March 23, 2009

On Olives and Groves and Sunday Afternoons

The benefits of olives are well-known. Here in Lebanon we eat them for breakfast, lunch and dinner, we have our preferences for black or green, we wash ourselves with olive oil soap and we practically drink the olive oil ‘on the rocks’. You basically can’t go wrong with olive oil, it seems.
H, Uncle W. and cousin O. in the olive grove, chewing on lemon grass

And so what could be more idyllic than spending your Sunday afternoon on a checkered blanket in an olive grove up North, with a little picnic basket, some Kefraya blanc de blanc, and a couple of kids with a soccer ball? It was a massive olive grove with literally hundreds and hundreds of trees. And all around us, on the hills, there were more olive groves. And thus, a (semi-informative) post to celebrate Lebanese olive (oil).

The grass and wild flowers were thigh high

Not just the north of Lebanon is olive country. There are olive groves all over the south as well.
We like our olives.
There are an estimated 13 million olive trees in Lebanon, covering around 57,000 hectares. ‘This represented 20% of the total cultivated area in the country. (. . . ) The regional distribution of olive groves in Lebanon is 40% in the North, 39% in the South, 15% in Mount Lebanon, and around 6% in the Bekaa Valley.’ (Source)

You wonder with so many olive groves what we do with all those olives? Lebanon produces between 30,000 metric tons of olives (low yield) to a production high of 190,000 metric tons (in 2000).

Climbing the olive trees

Apparently we consume them all ourselves. I read here that a Western agricultural expert had commented that the agricultural sector of Lebanon was ‘export averse’, i.e. . not really looking to export.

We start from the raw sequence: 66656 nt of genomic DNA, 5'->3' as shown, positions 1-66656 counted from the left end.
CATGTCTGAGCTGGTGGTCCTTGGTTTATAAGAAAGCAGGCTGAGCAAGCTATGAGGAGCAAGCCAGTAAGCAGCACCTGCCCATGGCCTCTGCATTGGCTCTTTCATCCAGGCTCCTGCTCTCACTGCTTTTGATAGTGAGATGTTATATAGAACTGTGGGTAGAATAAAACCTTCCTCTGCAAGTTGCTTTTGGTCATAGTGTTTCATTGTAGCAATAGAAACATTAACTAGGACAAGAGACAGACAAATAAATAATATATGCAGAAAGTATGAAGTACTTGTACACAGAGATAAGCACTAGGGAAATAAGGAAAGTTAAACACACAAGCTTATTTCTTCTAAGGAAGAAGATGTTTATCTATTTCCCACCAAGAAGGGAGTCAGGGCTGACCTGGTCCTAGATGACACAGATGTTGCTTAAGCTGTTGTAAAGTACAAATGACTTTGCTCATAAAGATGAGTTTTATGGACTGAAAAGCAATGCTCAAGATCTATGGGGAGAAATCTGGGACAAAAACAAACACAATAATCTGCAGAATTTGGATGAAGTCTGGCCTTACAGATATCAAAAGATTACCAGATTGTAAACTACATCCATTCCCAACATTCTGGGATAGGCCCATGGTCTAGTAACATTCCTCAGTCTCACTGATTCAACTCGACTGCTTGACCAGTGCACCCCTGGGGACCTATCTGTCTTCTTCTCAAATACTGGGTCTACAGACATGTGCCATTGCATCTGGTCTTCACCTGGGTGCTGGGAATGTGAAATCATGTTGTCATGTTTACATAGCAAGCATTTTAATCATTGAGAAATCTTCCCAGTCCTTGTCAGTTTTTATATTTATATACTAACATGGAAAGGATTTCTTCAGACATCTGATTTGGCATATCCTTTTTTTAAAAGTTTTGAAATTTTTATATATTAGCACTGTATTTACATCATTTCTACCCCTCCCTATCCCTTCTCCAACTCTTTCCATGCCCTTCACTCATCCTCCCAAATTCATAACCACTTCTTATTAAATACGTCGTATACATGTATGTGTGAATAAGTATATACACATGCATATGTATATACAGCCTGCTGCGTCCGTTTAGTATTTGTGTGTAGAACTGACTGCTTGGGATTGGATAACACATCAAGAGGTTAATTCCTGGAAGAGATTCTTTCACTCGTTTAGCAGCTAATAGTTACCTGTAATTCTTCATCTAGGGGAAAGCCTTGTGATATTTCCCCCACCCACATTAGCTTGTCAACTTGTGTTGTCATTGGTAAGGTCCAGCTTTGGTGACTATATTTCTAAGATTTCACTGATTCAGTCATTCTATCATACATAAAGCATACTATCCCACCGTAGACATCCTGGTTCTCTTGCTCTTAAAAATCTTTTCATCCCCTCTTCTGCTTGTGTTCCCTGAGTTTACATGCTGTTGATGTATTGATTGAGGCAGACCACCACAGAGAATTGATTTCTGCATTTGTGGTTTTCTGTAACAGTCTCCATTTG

The northern groves produce different olives that the southern ones. Little did I know, but it seems a ‘connaisseur’ can pick out the region (not the grove).

Descriptions of Regional Lebanese Olive Oils (source)
Whatever the type of the local olive variety, Lebanese olive oils are typically characterized by a mild aroma that is perceived as intense, but mellow once it enters the mouth sometimes with a peppery finish. Taste descriptions of selected typical olive growing areas in Lebanon are :
Batroun (Northern Lebanon, hilly, beautiful serene mountain region): Rich and fruity with a zesty flavor.
Koura (Northern Lebanon, coastal, with plains and hills): The four season climate and low soil acidity create a light and delicately flavored oil ideal for use in cooking.
Zgharta (Northern Lebanon, hilly with intermediate elevations): Fruity and fragrant with a subtle aroma.
Akkar (extreme Northern Lebanon, hilly with intermediate elevations): Rich with a distinct flavor of tomatoes and a strong spicy finish.
Rachaya el Foukhar (South East Lebanon, hilly with intermediate elevations): Mildly sweet with a herbal and floral aroma, oils from this region often have a distinct peppery flavor.
Hasbaya (South East Lebanon, steep hills and terraces): A rich taste and smoothly textured oil, moderately sweet with a pleasant herbal aroma.

The olive trees we were climbing and lounging in between were the Batroun version. We didn’t taste them though; the olive harvest does not start until November. We had the Rashaya version with us.

For more information on the Lebanese olive oil, check out this.

6 comments:

Kheireddine said...

And we eat Lebanese olive oil in Canada :)

Anonymous said...

This dog, it doesn't like lemon grass and you need to carry it even when there is no snow?

Mathius said...

If you haven't been to Bechealeh you should. They have olive trees that date back to 4000 B.C. (34.201700°N, 35.822800°E)

Anonymous said...

...4000BC hahahaha
very funny M.Mathius!

Anonymous said...

...4000BC hahahaha
very funny M.Mathius!

Another Anonymous said...

Anonymous,

Olive trees are known and scientifically proven to last thousands of years.

More info can be found here: http://en.wikipedia.org/wiki/Olive#Old_olive_trees